The National Cancer Institute's Cancer Biomedical Informatics Grid will serve as the computational infrastructure for a joint venture between the Susan Love Research Foundation and the Avon Foundation that aims to recruit a million women to help breast cancer research.
The Love/Avon Army of Women initiative was launched last October with $1 million in funding and has so far recruited 300,000 volunteers who have agreed to provide information, tissue, or blood samples to aid breast cancer researchers.
Susan Love, co-founder of the National Breast Cancer Coalition and director of the Susan Love Breast Cancer Research Foundation, says that the caBIG tools will help breast cancer researchers access information from the resource, which will involve women with and without breast cancer.
Through caBIG and caGrid, "we can allow data sharing," Love says, adding that it is often very difficult for researchers to access the patient data they need.
Kenneth Buetow, director of the NCI Center for Bioinformatics and Information Technology and leader of caBIG, described the Army of Women project as a "living, breathing, research participatory activity" and as a "poster child" for research interconnectivity. He adds that data on 1 million women, including molecular characterizations, will be a valuable resource for the research community.
In response to questions about data security and privacy, Buetow says that security "has been an upfront consideration" and that the project is "layered on more than five years of work." He added that the caBIG technology stack is already being used for BreastCancerTrials.org, a nonprofit site that provides information about breast cancer clinical trials.
The Army of Women project will benefit from a "matching service" developed for caBIG around five years ago called caMatch that allows women with breast cancer to capture their personal health history and to find out if they qualify for clinical trials. This capability has also been adopted by BreastCancerTrials.org.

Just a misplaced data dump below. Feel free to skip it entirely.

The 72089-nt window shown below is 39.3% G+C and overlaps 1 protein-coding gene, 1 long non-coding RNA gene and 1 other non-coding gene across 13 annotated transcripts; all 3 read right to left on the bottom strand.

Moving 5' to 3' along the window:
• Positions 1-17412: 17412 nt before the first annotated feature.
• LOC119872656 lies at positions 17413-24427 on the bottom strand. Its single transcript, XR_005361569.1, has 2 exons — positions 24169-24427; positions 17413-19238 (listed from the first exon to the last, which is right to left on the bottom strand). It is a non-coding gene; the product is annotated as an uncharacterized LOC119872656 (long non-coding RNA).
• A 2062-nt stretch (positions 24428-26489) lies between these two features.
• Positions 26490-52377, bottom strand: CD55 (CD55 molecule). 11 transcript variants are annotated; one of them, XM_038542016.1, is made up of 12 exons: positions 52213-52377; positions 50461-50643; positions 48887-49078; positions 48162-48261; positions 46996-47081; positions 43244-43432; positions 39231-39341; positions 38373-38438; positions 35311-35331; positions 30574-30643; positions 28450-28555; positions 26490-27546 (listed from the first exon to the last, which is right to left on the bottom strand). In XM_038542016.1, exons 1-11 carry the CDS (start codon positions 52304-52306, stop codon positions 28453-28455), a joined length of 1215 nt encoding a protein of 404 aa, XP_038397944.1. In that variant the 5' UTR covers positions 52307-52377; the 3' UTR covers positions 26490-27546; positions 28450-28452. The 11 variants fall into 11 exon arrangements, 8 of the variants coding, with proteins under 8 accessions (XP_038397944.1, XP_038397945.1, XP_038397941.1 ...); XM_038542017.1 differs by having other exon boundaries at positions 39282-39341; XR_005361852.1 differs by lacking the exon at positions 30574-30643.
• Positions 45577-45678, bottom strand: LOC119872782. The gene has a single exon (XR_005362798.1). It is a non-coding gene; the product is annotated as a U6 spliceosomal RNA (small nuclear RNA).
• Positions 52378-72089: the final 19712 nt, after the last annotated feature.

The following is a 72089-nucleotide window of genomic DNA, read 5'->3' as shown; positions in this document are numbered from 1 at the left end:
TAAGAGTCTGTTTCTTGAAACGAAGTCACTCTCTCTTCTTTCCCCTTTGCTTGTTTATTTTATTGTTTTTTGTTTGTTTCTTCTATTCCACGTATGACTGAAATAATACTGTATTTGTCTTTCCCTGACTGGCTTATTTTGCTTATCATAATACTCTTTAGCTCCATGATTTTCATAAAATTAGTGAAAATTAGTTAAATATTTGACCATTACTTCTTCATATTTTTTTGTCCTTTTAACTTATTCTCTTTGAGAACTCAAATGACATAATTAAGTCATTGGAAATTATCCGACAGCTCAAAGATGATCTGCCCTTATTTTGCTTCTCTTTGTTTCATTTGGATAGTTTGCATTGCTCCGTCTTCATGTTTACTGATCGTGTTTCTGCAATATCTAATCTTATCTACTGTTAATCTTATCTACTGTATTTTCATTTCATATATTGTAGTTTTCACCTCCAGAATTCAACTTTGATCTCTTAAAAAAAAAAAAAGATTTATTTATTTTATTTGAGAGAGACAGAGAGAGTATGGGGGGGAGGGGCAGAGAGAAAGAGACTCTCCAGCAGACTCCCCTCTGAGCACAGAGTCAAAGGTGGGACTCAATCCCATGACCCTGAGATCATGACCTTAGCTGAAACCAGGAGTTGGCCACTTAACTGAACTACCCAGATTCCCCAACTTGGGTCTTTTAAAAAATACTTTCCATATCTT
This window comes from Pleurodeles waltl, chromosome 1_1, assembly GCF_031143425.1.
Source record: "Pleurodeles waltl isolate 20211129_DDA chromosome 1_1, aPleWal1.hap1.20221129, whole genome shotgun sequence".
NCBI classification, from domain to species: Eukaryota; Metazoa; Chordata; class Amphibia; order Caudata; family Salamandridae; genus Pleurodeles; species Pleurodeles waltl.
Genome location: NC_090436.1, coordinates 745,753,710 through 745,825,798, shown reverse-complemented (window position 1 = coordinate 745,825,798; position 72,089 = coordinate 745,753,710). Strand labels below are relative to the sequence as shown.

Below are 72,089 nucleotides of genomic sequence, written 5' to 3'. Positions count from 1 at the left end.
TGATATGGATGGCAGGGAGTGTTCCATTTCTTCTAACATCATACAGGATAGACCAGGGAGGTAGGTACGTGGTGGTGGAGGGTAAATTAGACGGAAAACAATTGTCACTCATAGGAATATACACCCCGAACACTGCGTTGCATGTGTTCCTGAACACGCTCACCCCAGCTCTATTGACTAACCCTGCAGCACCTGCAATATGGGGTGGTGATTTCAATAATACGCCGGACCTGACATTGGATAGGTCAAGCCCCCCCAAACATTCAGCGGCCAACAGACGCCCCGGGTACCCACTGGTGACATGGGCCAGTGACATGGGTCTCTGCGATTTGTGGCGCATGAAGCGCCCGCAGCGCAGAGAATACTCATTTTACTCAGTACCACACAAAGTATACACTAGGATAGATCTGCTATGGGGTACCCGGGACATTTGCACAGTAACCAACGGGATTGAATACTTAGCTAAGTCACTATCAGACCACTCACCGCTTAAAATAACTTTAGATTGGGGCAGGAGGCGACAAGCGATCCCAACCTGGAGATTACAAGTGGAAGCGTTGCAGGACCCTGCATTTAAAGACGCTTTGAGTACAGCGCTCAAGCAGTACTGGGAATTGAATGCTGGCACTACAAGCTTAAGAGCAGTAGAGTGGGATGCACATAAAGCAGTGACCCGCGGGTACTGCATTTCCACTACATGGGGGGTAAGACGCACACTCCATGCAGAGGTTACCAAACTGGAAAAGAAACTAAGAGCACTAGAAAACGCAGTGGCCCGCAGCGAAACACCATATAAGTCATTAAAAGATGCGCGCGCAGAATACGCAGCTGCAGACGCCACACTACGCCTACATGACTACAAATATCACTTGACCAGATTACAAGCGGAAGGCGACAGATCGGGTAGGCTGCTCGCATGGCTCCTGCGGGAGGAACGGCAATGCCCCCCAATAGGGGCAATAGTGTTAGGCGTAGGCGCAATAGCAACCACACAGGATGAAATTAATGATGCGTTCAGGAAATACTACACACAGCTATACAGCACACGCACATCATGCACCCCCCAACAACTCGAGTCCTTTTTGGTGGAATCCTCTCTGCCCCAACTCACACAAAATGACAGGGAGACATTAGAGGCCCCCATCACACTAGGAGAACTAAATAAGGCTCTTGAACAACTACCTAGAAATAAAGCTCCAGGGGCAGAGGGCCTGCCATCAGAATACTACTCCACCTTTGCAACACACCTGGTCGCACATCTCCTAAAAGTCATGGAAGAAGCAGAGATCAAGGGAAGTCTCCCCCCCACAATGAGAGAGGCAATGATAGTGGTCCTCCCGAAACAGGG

GeneGo will use a grant totaling nearly $300,000 from the National Institute of General Medical Sciences to develop new data management software for use in pharmacogenomics research. The Small Business Innovation Research grant will fund development of a database and systems biology tool kit for studying mutations and sequence heterogeneity in human genes and sequence variations involved in disease susceptibility and drug response.
Developers of the StarDrop drug-optimization software package have formed a new company called Optibrium to take over the business from BioFocus DPI, a division of Galapagos. StarDrop was originally developed at Inpharmatica, which Galapagos acquired in 2006 and folded into its BioFocus DPI division.
Total value of three NIH grants won by DNA Software to help support software development.
Computational Tools for Interpreting Genomes
Grantee: Xiaohui Xie, University of California, Irvine
Began: Jul. 1, 2009; Ends: Jun. 30, 2014
This award will fund the development of statistical and computational tools for comparative genome analysis and for discovering functional elements in genomes by modeling the evolutionary constraints of these functional elements from their biased nucleotide substitution patterns. The project will examine "whether substitution patterns between different nucleotides show a bias over evolutionary time," according to the grant abstract.
The REDfly Database of Transcriptional
Grantee: Marc Halfon, SUNY at Buffalo
Began: Aug. 1, 2009; Ends: Jul. 31, 2012
Halfon intends to develop a database and software tools to study gene regulation via transcriptional cis-regulatory modules. The grantees have constructed the REDfly (Regulatory Element Database for Fly) database of regulatory elements for Drosophila melanogaster and will continue to develop and expand the database into "a fully comprehensive resource," according to the abstract.